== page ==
A trip to your hairdresser could help save your life.That’s the message from a local surgeon who recently removed a dangerous skin cancer from a woman, identified by her hairdresser.
Central Coast Breast and General Surgeon, Dr Mary Ling, has praised the efforts of hairdressers and barbers who keep an eye out for questionable moles and spots on their clients and said it was that kind of vigilance that led to the removal of a dangerous Basal Cell Carcinomas cancer from the scalp of her patient, Roslyn Raison.
“I didn’t feel or see anything because I have very thick hair and always wear hats,” said Raison of Macmasters Beach.
“I was very grateful because I don’t think I would have noticed it myself,” she added.
Dr Ling said the Central Coast was one of the worst regions for skin cancers in the state, with hairdressers uniquely positioned to detect them.
“The Central Coast is one of the top five skin cancer hotspots in NSW.
Empire Bay’s Fox and Blade barber, Errol Baker, is one such professional who takes it upon himself to tell clients to get spots and moles checked.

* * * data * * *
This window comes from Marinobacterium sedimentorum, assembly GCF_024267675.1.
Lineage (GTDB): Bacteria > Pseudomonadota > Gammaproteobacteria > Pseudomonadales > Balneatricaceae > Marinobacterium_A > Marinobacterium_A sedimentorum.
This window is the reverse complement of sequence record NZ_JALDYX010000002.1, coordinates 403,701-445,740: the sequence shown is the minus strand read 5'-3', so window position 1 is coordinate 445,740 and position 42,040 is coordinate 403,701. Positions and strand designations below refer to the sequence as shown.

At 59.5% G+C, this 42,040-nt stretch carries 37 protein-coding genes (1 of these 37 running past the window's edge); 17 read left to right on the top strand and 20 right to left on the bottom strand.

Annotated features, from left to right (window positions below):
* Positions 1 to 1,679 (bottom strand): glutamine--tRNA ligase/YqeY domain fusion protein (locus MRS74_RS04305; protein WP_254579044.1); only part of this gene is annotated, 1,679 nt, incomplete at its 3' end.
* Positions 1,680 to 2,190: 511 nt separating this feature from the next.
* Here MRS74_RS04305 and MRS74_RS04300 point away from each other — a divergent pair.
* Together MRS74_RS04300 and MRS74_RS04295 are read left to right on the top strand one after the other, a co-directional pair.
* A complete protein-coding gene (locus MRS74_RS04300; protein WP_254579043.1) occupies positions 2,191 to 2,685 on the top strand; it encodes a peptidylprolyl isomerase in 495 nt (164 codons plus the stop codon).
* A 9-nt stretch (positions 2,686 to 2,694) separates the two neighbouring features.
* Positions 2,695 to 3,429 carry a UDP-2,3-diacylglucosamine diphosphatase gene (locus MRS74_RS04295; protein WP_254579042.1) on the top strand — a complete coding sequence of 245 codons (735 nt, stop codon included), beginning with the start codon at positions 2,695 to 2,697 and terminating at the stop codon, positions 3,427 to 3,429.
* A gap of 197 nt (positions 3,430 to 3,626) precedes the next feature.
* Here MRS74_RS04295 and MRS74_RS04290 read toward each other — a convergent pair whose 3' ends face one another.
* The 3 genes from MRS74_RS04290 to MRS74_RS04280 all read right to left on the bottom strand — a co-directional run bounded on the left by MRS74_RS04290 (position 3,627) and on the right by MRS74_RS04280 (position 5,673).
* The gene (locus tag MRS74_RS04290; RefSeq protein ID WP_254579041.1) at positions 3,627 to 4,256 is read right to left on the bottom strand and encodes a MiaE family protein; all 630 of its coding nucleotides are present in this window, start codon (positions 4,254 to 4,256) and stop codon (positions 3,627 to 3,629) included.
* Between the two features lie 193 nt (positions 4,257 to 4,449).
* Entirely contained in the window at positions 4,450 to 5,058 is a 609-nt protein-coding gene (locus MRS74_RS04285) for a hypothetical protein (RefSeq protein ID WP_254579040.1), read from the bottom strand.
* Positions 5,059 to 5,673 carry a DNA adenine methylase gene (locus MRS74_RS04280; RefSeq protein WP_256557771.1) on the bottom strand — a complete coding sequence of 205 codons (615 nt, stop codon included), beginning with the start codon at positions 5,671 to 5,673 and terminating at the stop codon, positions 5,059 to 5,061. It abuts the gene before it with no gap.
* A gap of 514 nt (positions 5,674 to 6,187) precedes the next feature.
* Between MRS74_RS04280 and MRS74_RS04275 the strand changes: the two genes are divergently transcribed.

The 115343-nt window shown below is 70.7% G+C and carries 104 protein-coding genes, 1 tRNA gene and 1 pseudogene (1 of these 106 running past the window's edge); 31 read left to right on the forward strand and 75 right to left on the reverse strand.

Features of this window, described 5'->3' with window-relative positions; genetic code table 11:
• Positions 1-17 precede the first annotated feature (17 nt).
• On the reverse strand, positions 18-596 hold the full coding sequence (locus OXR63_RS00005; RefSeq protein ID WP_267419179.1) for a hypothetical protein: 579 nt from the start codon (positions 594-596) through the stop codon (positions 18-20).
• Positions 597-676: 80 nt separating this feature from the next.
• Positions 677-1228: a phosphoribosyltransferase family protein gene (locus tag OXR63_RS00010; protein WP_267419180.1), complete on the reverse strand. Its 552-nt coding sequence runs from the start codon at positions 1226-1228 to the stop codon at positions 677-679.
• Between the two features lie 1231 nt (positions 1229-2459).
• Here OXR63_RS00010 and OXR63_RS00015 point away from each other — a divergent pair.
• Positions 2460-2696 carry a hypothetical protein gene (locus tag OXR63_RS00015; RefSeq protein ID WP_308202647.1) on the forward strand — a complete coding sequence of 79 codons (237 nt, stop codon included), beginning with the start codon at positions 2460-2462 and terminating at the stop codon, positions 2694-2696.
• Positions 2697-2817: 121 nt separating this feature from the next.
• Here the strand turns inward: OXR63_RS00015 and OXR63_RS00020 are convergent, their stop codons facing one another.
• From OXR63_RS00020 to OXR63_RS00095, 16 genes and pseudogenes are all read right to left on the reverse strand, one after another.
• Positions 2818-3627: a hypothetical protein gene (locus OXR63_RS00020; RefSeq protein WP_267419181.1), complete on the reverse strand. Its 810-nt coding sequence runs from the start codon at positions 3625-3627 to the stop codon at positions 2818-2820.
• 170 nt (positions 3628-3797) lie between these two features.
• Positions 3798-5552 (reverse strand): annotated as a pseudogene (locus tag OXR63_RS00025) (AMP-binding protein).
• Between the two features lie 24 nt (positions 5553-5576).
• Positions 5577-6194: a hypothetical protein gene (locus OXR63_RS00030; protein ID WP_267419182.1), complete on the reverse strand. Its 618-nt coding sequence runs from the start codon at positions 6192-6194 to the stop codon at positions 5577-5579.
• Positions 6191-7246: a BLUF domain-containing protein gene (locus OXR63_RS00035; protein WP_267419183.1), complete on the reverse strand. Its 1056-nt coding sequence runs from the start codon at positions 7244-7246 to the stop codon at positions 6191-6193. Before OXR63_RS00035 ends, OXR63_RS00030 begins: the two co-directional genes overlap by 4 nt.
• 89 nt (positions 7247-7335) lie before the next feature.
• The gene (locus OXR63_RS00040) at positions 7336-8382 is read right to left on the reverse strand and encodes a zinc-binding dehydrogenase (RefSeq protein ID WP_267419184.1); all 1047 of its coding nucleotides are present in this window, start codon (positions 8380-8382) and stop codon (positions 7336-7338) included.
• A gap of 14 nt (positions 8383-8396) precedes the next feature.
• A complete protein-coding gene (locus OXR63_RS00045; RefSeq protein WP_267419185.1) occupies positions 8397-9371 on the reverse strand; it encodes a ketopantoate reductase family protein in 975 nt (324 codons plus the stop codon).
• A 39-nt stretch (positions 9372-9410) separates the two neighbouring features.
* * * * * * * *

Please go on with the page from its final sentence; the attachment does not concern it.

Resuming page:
“We are not doctors, but hairdressers and barbers are certainly a good first point of call to alert people about changes to spots and moles, as we are often in your hair every six weeks,” Baker said.
“I look for asymmetry (moles that divide in half), changing colours and moles of different colouring, and quite often we also see scabby/crusty spots on top of the ears,” he said.
Baker believes new hairstyle trends, particularly for men, are also contributing to the development of skin cancers on the head, scalp, neck and ears.
“I regularly see a lot of skin cancer, even in younger men, particularly outdoor tradesmen who often do not wear shirts or put sunscreen on exposed areas such as the arms, back of the neck and ears.
“The new trend for men to have shorter cuts based on styles from the 30s through to 50s doesn’t offer the same protection that say the longer beach styles did,” Baker said.
Media release, Jan 22
Jane Worthington, Digimedia Australia